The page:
JavaScript the Good Parts JavaScript the Good Parts

JavaScript: Good Parts and Bad Parts

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The "JavaScript: Good Parts and Bad Parts" Lesson is part of the full, JavaScript the Good Parts course featured in this preview video. Here's what you'd learn in this lesson:

JSLint is a code-quality tool that defines a professional subset of JavaScript. It lets you know when you are using the bad parts of JavaScript. (NOTE: The instructor video goes out from 19:23-19:32) The curly brace debate: On the right or on the left? It’s a simple example why we should prefer programming forms that are error resistant. Switch statements can introduce fall-through hazards. The cascading effect can lead to more places where errors can live.

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Transcript from the "JavaScript: Good Parts and Bad Parts" Lesson

[00:00:00]
>> [MUSIC]

[00:00:04]
>> Douglas Crockford: I wrote a programme called JSLint, JSLint is a code quality tool for JavaScript, it's written in JavaScript, it reads my programmes and it tells me when I'm doing things which are using the bad parts, and the bad parts are more likely to increase. Which result in errors and bugs and I don't want that, so I'm glad to have JSLint watching after me.

[00:00:30] And it's free and you should all be using it, and I'll be showing you why as we go on. But it comes with a warning, JSLint will hurt your feelings.
>> Speaker 2: [LAUGH]
>> Douglas Crockford: And I know this is true because I get messages from people all the time constantly saying [SOUND] JSLint didn't like my program.

[00:00:49] Can you change it to not? And after a few years of this I started to wonder if, wait a minute, there's no crying in programming, right? [LAUGH] We imagine ourselves as the most rational people on Earth, right? Because we are the ambassadors to the computers. And the computers will not tolerate anything less than perfection.

[00:01:12] And so we imagine that we must have these incredible intellectual skills in order to allow us to do that. So there's no emotion there, right? But we get incredibly emotional about this stuff. We are ruled by system one, by our guts, to a much larger extent than we know.

[00:01:30] And that's why there's the crying. And so, I spend a lot of time wondering, you know, why are they crying? Because this is a code quality tool. You have to intentionally put your code in it. Expecting it to give you advice on how to make your code better.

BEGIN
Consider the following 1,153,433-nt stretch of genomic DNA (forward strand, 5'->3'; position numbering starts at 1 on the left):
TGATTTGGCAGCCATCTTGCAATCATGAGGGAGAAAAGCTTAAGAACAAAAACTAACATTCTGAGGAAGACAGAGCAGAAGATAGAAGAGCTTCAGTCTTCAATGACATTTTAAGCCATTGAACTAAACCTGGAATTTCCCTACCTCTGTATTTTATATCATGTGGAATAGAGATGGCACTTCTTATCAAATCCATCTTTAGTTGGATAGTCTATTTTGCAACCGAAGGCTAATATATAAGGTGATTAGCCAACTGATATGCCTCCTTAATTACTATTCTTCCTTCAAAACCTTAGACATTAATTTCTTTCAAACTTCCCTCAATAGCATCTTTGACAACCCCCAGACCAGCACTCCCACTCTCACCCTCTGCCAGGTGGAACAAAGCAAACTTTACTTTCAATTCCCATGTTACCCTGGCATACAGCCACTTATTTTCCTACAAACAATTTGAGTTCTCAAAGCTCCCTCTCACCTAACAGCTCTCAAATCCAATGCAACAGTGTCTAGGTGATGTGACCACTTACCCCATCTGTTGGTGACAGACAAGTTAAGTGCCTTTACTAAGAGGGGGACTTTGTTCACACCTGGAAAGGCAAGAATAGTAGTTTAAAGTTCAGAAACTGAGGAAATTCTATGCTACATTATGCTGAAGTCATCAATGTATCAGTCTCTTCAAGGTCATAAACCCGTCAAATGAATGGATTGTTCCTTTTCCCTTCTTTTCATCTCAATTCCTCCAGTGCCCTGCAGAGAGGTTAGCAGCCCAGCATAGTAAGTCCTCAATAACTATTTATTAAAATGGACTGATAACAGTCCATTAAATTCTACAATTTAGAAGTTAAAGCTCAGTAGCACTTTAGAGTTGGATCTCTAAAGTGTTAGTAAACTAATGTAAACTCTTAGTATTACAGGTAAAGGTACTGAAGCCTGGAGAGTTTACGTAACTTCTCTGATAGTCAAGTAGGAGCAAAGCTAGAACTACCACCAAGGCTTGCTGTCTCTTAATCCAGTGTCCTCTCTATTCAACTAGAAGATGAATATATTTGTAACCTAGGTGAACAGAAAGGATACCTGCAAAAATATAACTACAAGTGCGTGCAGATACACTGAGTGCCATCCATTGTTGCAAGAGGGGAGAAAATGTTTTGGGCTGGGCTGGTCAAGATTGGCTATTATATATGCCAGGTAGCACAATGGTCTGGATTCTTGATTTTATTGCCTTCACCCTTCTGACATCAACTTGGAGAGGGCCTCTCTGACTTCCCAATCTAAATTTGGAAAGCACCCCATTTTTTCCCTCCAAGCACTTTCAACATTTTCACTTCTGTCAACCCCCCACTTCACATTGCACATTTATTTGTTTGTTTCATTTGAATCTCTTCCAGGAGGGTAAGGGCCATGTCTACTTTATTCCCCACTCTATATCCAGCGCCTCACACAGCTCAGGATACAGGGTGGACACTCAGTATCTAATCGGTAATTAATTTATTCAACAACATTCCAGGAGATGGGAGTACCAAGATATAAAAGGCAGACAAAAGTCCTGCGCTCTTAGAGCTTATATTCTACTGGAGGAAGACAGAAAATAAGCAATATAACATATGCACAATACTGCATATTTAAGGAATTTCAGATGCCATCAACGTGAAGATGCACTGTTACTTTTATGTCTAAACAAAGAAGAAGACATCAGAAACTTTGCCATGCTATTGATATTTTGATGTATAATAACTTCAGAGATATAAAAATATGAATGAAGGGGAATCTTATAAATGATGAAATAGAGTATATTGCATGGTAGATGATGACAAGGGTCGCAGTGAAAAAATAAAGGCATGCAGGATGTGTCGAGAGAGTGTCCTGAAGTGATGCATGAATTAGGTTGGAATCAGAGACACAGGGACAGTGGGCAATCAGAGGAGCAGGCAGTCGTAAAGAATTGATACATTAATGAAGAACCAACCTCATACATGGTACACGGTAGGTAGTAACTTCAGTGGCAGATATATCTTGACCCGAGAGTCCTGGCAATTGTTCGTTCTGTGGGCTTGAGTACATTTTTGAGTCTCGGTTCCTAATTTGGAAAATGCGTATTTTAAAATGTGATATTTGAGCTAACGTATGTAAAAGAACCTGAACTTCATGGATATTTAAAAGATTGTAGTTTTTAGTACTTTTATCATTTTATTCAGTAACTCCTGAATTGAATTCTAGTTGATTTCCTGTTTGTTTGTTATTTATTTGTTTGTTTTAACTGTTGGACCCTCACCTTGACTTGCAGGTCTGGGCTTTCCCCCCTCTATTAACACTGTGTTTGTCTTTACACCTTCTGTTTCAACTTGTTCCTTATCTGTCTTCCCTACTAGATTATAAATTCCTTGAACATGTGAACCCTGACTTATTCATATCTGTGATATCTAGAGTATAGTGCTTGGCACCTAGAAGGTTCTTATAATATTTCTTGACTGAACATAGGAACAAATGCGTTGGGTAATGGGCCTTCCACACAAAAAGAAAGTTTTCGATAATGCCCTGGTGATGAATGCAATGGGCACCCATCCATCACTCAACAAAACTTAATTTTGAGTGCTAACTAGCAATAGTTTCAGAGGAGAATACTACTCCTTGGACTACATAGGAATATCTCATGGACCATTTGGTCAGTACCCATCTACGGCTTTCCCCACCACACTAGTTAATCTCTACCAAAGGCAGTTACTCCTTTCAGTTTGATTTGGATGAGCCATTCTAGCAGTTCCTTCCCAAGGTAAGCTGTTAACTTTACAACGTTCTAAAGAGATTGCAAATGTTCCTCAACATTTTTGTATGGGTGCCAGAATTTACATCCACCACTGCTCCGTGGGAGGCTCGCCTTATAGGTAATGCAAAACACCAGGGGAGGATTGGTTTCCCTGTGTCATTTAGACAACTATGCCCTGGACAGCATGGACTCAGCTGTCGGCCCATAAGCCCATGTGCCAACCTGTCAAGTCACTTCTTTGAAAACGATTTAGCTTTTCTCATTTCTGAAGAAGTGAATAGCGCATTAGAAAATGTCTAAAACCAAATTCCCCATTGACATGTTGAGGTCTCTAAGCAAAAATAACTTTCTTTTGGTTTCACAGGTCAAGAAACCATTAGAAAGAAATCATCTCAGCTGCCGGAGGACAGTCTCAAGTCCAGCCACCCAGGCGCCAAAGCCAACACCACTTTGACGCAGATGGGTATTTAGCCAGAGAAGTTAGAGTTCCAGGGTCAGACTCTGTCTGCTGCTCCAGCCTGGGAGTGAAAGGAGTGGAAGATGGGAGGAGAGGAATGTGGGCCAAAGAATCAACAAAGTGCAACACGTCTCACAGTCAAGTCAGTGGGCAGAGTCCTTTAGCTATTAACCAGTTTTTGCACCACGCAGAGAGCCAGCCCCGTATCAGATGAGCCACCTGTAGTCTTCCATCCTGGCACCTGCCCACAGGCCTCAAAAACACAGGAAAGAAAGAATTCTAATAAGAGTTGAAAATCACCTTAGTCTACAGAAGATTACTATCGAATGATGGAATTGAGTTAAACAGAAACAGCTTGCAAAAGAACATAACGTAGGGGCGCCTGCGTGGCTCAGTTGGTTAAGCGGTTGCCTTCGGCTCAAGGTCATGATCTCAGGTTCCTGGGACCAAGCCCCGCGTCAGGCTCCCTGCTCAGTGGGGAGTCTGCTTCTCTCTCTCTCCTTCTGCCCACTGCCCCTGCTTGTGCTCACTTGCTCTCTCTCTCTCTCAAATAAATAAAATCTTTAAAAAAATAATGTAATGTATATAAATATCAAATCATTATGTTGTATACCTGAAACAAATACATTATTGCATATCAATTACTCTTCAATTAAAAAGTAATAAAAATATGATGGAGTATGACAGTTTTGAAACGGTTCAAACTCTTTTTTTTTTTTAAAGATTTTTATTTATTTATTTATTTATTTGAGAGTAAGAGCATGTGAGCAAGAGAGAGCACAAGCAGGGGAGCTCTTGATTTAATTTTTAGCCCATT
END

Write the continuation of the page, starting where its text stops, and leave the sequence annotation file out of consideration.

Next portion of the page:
[00:01:44] And when it gives you that specific advice to go, wow I don't wanna hear it. So what is this? So, you know this, emotional aspect of programming, can waste enormous amounts of time. You know like you can get a couple of programmers arguing about should you put your curly braces on the left or on the right.

[00:02:05] So, and you can go on for hours about it. Making up stupid arguments that make no sense because it turns out, there is not a good reason to do it one way or the other. It's a completely arbitrary thing. It sort of like driving. There's not a good reason for why we should drive on the left or on the right.

[00:02:23] A couple weeks ago I was in Australia. They drive on the left there. Works just fine, there is no evidence that their accidents rate are greater than ours. It doesn't appear to be any easier or harder to be on one side or the other. But there is really a good reason or us all being on the same side.

[00:02:40] [LAUGH] So just pick a side, once you pick a side, we should all do that. So the origin of this is, Ken Thompson. Who designed the b language, he also designed Unix. And UTFAID and some of the best stuff anybody have ever thought of. And b language influenced C and every language seems that.

[00:03:02] So B was based on another language called BCPL which was was one of the first curly brace languages. And when Thomson was designing it, he decided to put the curly braced on the right, because it just made sense to him. Dennis Ritchie, when he designed B or C, did the same thing.

[00:03:21] But there were guys in their lab at Bell Labs, that said no, we want to put them on the left. I'm sure they had a meeting. And, after a while Thompson Ritchie said, We don't care. This is a stupid argument, we're not gonna wasting more time on it.

[00:03:37] Do what you want, leave us alone, we're gonna keep putting them on the right but yeah. Now Thompson said, he could have told the compiler. They're on the right and if they throw in the left, that's a syntax error. He could have done that and if he had, who knows how many man centuries of time

[00:03:55]
>> Speaker 2: [LAUGH]
>> Douglas Crockford: We could have saved? But he didn't. And so, the problem is still there. And, you have to choose a side because you can't do it both ways on the same program cuz that just looks stupid. We're trying hard not to intentionally look stupid, right? Whole thing is about making stuff that looks smart.

[00:04:18] So if you have somebody who's used to putting them on the left and he goes to work for a shop where they put them on the right, they say, okay, from now on you can put them on the right. And he's gonna start to cry. And he goes, no, I don't wanna put them on the right.

[00:04:33] Then he'll start coming up with all these reasons for why it's important. And he's crying and he's emotional, so that there must be truth here. You wouldn't get this upset if there weren't deep truth. And there is no truth because there's not a good reason, so he's got system 2 trying to synthesize why is system 1 so emotionally connected to these curly braces and it doesn't make any sense, except in JavaScript.

[00:04:58] It turns out in JavaScript you should always put them on the right and never put them on the left. Left, and this is why. We have a return statement that's returning the result of an object literal. This is one of the good parts of JavaScript, being able to create new objects out of nothing is fantastic.

[00:05:20] And if you put the curly brace on the right, this will do exactly right thing, you know, just does what it should. If you put him on the left, it does the worst possible thing. That one will return undefined, it will not return an object. And that crap that´s after it, which should generate some sort of syntax error or warning, does not.